Huawei has long been suspected of assisting Chinese surveillance programs, even though the tech giant denies its close ties to China’s government. Some Western governments have already blocked the company from their networks, fearing that Huawei may help Beijing in intelligence gathering.
A recent discovery made by The Washington Post proved these fears even further. The media outlet revealed more than 100 PowerPoint presentations marked confidential that strongly suggest Huawei’s participation in China’s surveillance operations.
Although Huawei published the presentations on its public-facing website, it later removed them. After they surfaced, Huawei denied any knowledge of the projects in question.
However, many slides bear the Huawei logo and explicitly mention the company. Though they date back to 2014, some have modifications made in 2019 or 2020.
The scope of Huawei surveillance tools
Here are a few significant takeaways from the slides. Most of the mentioned projects were planned jointly with other companies of dubious reputation.
Voice recording analysis
Some of the slides show Huawei offering its voice analysis technologies to China for national security purposes. The voiceprint management technology was developed by Huawei jointly with iFlytek, a Chinese artificial intelligence company. The software can identify people by analyzing their voice recordings. However, it is not clear how it obtains recordings for analysis.
The Huawei and Hewei Smart Prison Unified Platform is a prison surveillance system developed in collaboration with Shanghai Hewei Technology. The product includes software for managing video cameras and gates. The system can also be used to manage the schedules of reeducation class attendance and the prisoner labor shifts of detainees.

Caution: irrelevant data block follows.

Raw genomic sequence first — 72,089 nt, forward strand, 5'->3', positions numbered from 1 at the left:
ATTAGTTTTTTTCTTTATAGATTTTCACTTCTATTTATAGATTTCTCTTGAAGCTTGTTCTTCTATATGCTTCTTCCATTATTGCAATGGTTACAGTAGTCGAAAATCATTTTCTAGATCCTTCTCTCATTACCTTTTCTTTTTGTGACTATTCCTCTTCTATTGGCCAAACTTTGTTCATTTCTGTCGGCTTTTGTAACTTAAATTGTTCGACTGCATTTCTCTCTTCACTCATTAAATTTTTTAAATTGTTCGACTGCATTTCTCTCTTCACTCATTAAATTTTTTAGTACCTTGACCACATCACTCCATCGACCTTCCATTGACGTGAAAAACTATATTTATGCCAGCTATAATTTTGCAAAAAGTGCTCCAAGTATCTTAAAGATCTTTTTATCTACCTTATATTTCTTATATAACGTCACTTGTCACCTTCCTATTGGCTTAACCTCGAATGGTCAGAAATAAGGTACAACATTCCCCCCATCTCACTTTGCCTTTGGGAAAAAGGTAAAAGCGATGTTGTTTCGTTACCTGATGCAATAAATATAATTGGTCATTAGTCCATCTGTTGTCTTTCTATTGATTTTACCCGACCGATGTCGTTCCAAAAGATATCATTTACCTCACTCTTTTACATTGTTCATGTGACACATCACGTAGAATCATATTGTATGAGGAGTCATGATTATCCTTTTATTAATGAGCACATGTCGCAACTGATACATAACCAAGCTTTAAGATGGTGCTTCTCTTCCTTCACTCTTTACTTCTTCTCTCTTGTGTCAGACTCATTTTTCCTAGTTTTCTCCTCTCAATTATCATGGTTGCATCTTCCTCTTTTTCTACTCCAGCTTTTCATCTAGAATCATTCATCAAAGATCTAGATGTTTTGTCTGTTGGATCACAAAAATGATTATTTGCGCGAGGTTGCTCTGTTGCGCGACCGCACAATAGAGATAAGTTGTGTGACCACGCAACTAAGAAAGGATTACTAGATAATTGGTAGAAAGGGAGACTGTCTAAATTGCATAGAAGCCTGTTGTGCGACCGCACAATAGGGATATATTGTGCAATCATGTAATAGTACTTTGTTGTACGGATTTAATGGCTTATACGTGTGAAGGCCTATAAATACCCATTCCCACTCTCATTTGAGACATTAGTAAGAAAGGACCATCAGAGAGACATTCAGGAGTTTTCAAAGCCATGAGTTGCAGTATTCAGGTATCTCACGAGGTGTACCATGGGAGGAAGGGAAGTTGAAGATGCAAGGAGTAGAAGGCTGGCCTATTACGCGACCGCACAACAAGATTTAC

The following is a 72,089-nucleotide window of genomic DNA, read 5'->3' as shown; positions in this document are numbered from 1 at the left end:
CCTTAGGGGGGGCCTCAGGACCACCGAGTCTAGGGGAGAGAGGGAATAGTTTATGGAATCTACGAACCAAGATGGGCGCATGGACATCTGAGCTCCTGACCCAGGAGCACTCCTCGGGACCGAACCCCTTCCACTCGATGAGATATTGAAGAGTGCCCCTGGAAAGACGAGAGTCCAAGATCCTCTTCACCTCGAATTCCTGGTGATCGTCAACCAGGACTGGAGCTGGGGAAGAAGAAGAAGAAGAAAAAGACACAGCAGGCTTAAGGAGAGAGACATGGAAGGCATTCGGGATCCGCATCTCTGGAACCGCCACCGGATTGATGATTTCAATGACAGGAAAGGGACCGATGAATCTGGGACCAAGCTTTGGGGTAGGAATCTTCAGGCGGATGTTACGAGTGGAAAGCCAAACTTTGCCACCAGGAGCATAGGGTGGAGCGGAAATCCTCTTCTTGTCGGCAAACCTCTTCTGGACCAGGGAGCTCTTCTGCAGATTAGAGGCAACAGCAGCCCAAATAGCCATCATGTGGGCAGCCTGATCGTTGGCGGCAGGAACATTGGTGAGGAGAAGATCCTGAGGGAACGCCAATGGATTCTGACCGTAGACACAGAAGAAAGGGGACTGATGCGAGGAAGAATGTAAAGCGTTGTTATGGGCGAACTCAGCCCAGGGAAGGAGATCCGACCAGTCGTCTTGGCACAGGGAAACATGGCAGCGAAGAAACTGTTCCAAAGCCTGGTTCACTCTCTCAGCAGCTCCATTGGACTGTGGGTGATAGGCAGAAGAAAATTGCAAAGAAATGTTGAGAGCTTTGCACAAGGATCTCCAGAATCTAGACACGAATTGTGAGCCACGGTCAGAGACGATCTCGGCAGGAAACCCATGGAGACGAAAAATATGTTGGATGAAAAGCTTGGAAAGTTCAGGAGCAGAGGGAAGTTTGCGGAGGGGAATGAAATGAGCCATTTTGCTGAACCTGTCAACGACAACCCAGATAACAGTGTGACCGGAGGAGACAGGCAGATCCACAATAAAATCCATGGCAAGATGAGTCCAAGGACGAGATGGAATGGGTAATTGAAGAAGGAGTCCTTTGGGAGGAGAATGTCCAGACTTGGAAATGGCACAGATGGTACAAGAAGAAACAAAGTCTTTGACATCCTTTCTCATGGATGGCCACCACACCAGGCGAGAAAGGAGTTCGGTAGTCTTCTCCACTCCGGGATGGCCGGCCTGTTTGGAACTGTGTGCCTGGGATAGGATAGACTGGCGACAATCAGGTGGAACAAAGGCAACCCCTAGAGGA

In addition, the software can track production and revenue resulting from prison labor and the effects of reeducation classes.
China uses detention centers to imprison political dissidents and repress the Uyghur minority.
A series of slides outlining location tracking was dedicated to mechanisms for tracking political persons of interest and criminal suspects using electronic devices and facial recognition. The slides mentioned the usage of intercepted MAC addresses. Again, the technology was intended for China’s internal usage.
Xinjiang is the region with a significant Uyghur Muslim population, and its government is notorious for oppression campaigns against this ethnic minority. While Huawei denied any direct supply of technologies used for Uyghur persecution, their representatives claimed that their equipment was used in the oppression via third parties.
However, the Huawei-marked slides highlight the Xinjiang surveillance projects. They indicate that these technologies have been used since 2017, a year coinciding with the mass detentions of Uyghurs.
These facial recognition solutions were developed jointly with DeepGlint, another company sanctioned for its involvement in Xinjiang abuses.
Some of the slides focused on corporate surveillance and performance monitoring. The mentioned tools can scan employees and determine whether they are sleeping by calculating their body position coordinates. The software also can scan and identify customers in retail premises.
As in all the cases mentioned, another company was involved. It is called 4D Vector and is based in Nanjing, China.
The global usage of corporate surveillance has become a contentious issue worldwide. It violates employee privacy and can be easily abused.
It is also worth noting that none of the companies mentioned in the slides agreed to comment upon these findings.
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